Plans to encourage the Church of England’s one million regular worshippers to be more confident in spreading the Christian message in their everyday lives were given the backing today of the General Synod.

Members of the General Synod welcomed the Church of England’s campaign Motivating the Million aimed at helping congregations in speaking about and living out their faith in homes, communities and workplaces.

The plans include work to create more lay leaders in the Church of England and a project to help build the confidence of worshippers to invite their friends to church events.

The General Synod also gave its backing to a call for all the Church of England’s 12,500 parishes to become involved in the global prayer movement ‘Thy Kingdom Come’ for more people to come to know Jesus Christ.

Rev Barry Hill, from the Diocese of Leicester, moving a motion at the General Synod commending the work of the Church of England’s Evangelism and Discipleship department, said evangelism could not be left to clergy alone.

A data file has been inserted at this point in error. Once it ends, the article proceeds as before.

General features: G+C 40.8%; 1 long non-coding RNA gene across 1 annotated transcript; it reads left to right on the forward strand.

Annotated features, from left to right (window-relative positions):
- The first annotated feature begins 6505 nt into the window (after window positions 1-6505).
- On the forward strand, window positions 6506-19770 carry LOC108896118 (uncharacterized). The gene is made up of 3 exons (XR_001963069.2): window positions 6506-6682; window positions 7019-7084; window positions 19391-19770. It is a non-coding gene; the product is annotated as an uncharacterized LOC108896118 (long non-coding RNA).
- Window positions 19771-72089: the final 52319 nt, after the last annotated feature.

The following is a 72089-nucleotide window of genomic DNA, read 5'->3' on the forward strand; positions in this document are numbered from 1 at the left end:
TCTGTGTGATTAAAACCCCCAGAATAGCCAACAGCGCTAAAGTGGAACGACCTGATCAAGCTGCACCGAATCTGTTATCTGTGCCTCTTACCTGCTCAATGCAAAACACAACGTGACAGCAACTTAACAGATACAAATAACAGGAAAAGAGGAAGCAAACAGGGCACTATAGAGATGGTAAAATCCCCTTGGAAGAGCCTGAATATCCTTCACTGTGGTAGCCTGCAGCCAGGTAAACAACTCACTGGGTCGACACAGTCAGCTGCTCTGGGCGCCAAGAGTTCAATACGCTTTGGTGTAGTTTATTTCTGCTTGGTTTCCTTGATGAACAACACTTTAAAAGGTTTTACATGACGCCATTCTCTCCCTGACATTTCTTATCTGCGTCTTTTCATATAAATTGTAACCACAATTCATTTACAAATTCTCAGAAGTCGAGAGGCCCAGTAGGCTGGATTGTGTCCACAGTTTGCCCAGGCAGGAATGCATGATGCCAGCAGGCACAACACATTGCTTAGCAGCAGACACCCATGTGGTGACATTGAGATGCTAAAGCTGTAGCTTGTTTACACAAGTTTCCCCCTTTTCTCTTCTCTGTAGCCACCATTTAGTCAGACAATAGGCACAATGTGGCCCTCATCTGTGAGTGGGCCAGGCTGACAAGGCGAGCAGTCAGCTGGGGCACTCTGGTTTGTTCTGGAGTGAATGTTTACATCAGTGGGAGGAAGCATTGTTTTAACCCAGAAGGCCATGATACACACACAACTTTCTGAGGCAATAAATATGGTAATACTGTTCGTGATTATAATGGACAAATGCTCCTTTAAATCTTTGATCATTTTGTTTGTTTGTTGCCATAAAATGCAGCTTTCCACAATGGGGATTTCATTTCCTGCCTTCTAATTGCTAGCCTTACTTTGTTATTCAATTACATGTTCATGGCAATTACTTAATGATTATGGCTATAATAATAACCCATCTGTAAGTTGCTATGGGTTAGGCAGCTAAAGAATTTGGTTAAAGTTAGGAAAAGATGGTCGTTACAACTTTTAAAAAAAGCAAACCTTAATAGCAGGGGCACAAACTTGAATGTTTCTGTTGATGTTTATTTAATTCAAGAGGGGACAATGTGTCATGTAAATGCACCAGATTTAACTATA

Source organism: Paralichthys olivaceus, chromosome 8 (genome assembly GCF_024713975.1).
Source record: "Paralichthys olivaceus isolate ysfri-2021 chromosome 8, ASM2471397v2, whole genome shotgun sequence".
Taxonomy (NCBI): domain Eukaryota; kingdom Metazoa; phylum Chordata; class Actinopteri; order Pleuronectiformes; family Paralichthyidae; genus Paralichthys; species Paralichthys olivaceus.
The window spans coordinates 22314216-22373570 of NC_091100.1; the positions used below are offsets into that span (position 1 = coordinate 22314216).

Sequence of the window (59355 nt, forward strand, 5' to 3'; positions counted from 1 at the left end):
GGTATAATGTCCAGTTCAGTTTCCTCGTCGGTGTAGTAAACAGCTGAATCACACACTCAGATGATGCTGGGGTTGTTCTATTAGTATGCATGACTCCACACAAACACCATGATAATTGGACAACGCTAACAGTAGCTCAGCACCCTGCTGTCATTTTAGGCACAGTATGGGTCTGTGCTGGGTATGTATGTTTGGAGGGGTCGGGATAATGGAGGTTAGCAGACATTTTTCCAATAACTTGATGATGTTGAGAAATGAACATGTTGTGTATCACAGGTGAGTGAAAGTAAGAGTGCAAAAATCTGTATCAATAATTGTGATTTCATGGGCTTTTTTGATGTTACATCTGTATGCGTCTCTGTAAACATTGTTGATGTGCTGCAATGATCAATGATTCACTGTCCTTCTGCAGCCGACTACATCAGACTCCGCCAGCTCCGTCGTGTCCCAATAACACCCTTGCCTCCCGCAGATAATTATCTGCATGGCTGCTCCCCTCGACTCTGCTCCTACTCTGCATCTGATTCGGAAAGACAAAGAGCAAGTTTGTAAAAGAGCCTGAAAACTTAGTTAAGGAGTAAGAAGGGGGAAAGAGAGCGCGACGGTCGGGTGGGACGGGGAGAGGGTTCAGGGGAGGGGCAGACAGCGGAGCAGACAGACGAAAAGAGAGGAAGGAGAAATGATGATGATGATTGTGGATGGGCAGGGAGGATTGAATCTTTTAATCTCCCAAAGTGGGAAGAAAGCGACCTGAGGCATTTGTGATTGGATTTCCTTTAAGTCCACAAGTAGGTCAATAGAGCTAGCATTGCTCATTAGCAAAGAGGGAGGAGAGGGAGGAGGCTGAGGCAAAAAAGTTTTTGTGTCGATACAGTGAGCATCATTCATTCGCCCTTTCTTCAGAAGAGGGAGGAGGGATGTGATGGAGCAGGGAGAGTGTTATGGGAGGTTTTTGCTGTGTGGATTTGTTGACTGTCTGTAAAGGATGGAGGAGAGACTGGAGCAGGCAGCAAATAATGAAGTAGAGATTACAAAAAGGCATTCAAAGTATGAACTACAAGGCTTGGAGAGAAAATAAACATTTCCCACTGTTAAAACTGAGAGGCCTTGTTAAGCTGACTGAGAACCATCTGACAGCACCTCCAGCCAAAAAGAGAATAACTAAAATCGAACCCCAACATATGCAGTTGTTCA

“Evangelism doesn’t belong to any one part of the Church, it needs all of our church to reach all of our nation,” he said.

He added: “Most people know a Christian – most people don’t know a bishop or even a vicar.

“So we need to learn from the examples of the whole people of God, showing and telling what this looks like in workplaces and schools and homes and hospitals.”

The Archbishop of Canterbury, Justin Welby, said evangelism and discipleship are at the foundation of Christian life. “Discipleship and evangelism embed in us the gift of the love of Christ,” he said.

The Bishop of Leicester Martyn Snow described evangelists as a ‘gift’ to the Church.

“We need more evangelists because their gift to the Church is precisely in the area of equipping every person to be a witness,” he said.

“Today’s evangelists will not be lone rangers – today’s evangelists will not be loud extroverts who frighten everyone with their enthusiasm.

“The evangelists of today need to be team members who mentor and coach others in everyday faith conversations, helping people to overcome their anxiety and helping them to think through the tough questions that anyone who publicly owns the name of Christian will get asked.”

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